Apparently Bamako’s air is very polluted. The town can be entered from the North, and the road leads there from a hill. From there nothing can be seen from the town, it’s just a huge smoke cloud. Although when we get out of the car we breathe in and find the air fresh and nice. After breathing dust in and smell the gasoline for two weeks it really is.

Bamako by night

We reach the final destination, the hotel, a laid back hooraying as everyone is dead tired. We go to out accommodation, a neat African hotel, and we chill. The hotel is in a very good location on a quiet side road in the club district called Hippodrome. Opposite to our street the Crazy Horse is located, which is a bar and restaurant with terrace. A real multicultural environment. The owner is an Indian from Burkina Faso. A Tamil is at the cashier, the waiters are local, but with their ‘I don’t care’ attitude they would do just as well on Liszt Ferenc square. African – international menu and African music. Castel, the local beer is good, just like the chicken with walnut sauce.

We go over to the award ceremony. We didn’t win any prize, with out zero point we are the last. But we made it! I’d like to tell that idiot little monkey on Kossuth square that we are here and we made it, and he can suck my dick. The ceremony is in a disco called Ibiza, apparently the largest in whole West Africa. It resembles me to Dexion in Alsoörs, the dance floor is the same size, and there’s fast food and cocktail bar next to it. The music is more or less the same. The security guards are much nicer n the other hand, although they are double the size than those at home.

The party kicks off very slowly, some of us go back to the Crazy horse, as the beer costs much less there and we can talk as well. We go over to the neighbouring place called Terazza, which is a restaurant downstairs, a bar upstairs and a brothel downstairs. The owner is an old guy from Lebanon. We end up in the bar upstairs. At the bar the girls are sitting in a long row. We can’t order a drink without getting a quote. When they finally realize that we are not the sure escorts for that night they stop. The music is good at some points, but sometimes really annoying serving the red headed fat and middle aged Europeans’ taste, who come here only for the hookers.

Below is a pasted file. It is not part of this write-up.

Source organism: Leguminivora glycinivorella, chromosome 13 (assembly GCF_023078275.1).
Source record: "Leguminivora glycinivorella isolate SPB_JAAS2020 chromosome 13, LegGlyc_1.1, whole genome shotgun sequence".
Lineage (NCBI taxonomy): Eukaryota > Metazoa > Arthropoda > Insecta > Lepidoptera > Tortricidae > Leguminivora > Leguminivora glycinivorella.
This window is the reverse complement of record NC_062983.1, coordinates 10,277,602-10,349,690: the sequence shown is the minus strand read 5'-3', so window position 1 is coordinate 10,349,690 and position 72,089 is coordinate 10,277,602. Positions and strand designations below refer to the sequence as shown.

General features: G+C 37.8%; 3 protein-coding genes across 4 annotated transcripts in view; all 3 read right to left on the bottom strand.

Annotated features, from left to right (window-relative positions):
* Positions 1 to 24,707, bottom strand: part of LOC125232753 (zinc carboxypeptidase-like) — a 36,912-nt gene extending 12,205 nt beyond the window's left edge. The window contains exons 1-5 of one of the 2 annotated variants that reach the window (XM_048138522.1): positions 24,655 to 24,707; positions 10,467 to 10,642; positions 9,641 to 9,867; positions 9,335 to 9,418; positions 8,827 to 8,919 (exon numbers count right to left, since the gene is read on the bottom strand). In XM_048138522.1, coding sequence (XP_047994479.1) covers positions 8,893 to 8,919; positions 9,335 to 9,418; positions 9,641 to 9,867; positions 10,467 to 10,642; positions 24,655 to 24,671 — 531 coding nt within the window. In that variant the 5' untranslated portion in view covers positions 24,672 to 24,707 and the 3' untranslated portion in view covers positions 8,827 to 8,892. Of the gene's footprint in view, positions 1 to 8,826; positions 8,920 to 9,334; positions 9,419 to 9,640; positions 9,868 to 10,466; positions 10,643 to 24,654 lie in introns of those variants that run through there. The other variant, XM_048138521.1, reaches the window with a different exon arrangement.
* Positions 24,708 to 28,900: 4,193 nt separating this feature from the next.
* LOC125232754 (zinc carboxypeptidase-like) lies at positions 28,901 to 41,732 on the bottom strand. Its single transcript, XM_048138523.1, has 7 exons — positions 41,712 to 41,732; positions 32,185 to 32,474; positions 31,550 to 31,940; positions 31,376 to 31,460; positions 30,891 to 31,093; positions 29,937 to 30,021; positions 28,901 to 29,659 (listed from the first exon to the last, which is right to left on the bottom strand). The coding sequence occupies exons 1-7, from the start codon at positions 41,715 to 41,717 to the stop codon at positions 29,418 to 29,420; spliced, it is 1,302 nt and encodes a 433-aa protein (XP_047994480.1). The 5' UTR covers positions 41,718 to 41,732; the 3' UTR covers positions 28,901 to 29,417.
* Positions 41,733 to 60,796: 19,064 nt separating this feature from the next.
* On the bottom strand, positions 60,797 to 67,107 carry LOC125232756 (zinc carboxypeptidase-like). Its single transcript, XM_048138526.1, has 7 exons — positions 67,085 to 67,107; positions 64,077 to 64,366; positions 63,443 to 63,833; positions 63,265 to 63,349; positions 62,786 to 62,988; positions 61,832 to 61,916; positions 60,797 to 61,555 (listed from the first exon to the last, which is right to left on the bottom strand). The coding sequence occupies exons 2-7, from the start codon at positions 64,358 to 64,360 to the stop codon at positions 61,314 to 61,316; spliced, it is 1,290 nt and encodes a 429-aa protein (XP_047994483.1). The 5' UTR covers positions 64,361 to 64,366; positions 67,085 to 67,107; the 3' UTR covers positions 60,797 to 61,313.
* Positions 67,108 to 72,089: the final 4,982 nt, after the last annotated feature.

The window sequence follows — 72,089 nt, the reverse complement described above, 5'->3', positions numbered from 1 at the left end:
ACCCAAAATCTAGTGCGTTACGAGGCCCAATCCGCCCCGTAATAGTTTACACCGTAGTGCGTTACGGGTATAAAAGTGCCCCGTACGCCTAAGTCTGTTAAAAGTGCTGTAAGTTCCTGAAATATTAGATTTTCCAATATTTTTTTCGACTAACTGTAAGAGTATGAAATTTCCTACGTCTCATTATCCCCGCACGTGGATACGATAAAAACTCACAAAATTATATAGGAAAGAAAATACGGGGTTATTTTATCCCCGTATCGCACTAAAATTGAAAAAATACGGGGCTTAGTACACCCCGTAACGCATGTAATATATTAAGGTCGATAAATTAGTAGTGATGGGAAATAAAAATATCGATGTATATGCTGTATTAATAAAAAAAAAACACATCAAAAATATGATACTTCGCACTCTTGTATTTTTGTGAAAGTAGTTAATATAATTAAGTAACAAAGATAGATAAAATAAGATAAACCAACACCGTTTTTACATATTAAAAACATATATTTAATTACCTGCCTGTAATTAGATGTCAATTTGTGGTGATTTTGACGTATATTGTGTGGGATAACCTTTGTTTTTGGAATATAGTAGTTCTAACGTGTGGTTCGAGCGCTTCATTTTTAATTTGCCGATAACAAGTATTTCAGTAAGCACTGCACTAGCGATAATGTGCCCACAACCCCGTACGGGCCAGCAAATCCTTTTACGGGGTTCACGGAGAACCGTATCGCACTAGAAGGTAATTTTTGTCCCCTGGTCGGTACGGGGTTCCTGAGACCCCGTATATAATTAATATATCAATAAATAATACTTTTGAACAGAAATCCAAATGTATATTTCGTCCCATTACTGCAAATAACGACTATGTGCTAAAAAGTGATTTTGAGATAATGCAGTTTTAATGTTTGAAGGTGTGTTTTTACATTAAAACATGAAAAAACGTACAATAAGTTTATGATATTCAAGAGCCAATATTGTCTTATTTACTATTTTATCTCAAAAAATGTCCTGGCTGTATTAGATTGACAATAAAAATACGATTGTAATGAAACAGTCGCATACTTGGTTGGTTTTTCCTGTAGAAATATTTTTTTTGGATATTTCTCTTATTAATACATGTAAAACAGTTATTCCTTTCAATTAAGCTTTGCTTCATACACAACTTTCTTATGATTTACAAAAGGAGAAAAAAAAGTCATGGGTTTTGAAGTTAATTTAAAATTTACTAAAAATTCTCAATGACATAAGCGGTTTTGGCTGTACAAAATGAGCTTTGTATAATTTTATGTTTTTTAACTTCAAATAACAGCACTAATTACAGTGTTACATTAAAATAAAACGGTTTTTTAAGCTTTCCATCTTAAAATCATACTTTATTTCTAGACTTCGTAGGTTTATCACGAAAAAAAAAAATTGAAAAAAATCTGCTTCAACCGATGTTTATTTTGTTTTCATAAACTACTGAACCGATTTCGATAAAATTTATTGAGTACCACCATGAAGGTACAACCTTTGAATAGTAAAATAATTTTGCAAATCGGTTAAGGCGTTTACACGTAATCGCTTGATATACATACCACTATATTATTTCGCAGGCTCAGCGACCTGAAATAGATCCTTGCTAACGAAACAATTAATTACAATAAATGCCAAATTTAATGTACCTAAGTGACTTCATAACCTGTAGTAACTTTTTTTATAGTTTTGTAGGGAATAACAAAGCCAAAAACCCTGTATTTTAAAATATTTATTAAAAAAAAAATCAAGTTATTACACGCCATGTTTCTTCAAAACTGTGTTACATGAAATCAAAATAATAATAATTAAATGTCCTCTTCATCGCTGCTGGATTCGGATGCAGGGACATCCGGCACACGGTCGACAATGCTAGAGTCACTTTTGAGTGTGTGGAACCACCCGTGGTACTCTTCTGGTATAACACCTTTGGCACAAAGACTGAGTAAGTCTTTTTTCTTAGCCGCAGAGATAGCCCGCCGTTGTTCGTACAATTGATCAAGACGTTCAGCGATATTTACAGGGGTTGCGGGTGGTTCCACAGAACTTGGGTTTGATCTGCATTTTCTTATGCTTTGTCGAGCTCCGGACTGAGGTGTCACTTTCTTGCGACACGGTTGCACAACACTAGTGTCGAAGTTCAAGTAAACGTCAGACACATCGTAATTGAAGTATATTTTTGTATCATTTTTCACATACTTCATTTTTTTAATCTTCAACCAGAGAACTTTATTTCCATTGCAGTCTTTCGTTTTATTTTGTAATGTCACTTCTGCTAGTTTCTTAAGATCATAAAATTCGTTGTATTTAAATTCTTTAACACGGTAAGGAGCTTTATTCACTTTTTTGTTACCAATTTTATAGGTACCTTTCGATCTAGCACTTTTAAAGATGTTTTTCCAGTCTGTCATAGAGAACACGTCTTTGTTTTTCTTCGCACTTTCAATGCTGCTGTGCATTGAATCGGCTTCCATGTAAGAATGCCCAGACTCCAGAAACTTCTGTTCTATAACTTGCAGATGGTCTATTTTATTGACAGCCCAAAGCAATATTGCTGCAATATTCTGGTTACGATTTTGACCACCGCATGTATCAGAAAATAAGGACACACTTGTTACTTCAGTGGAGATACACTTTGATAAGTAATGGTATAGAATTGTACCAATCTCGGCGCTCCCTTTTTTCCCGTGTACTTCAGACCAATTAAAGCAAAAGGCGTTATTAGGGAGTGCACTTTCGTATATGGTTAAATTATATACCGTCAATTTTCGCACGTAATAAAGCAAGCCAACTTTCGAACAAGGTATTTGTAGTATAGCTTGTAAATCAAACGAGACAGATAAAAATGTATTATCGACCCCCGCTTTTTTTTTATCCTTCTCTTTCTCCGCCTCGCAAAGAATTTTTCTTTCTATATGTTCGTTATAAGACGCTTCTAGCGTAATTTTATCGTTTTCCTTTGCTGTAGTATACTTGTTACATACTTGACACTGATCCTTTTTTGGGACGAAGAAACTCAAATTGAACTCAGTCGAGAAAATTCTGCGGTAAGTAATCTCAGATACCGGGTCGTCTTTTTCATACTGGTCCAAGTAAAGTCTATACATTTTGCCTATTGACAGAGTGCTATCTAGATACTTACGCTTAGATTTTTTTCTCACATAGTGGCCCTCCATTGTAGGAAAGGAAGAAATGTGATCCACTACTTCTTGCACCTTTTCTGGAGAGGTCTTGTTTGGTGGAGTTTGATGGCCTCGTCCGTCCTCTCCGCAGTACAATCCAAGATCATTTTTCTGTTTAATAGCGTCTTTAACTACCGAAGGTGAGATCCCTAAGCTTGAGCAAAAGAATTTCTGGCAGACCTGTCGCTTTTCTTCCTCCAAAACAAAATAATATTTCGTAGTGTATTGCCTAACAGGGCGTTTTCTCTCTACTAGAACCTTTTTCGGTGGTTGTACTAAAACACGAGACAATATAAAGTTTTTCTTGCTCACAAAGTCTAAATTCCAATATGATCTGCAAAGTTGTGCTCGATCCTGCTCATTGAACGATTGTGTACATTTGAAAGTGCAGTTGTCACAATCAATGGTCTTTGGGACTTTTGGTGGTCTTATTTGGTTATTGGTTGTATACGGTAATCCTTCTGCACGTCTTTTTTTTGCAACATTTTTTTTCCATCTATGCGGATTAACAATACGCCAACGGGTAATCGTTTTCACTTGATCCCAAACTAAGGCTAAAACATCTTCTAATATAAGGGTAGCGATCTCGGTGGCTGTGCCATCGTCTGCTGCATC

This is the real third world. The meat market. But it works the way around as well. A barrel like woman in her fifties pulling a tall toned guy behind her. I’m not in the mood to write about the moral side of this, so do it in the comments whoever feels like and have a stong opinion about it.

Shitty border

After the soldiery evening we headed towards Mali on quite decent roads. Waking up again on the noisy, bumpy bus, so shitting only on the Mauritanian border. The Mauritanian border is quite developed, there are two buildings! Sitting soldiers are around everywhere. I asked one of them where the toilet was and he just pointed out the open fields behind him. I pass some donkeys and go behind a bush, skiflying position taken, and action. Meanwhile all the guns from the jeep turn towards me. I’m not sressing out, I just shit with guns pointing me out for the first time in my life.

On the Mali side there’s nothing unusual, although Aravind has to tell the officer what to write what in the form. The border is very funny, as there’s only a hut in which a guy is sitting in his uniform and a pair of slippers. And instead of goats we see donkeys here.

Mali is a nice place

Compared to Mauritania Mali is the paradise itself. The terrain is getting greener and the trash is significantly less. Proceeding South more we pass more and more villages with mud wall huts than nomadic tents. There are markets by the road. The meat rottens on the sun, just like up in the North, but we can find grocery items around here as well. And the most significant difference: we can buy alcohol! And something interesting: almost all the restaurants have a Maggi sign painted on the front. That’s about the authentic local food.

When we stop 200 children are surrounding us right away, the usual ’give me a present’ situation. The Mali people, especially the women have a very beautiful poise, maybe due to the fact that they carry everything on their heads. We should introduce it in Europe too. Many locals have flashy brand new mobile phones, and not from the 30 Euro category. It feels strange when a person who has better mobile phone than me begs for my dirty trainers.

We camp on the savannah, set up a big fire and have the left over beer. Unfortunately we didn’t buy goatmeat, so we have to eat what we brought.

The stars shine extraordinarily bright. The Kevin couple and the Norwegians climb on the roof to sleep, and Attila, Tamás and I stare for long at the burning out fire. A beautiful night.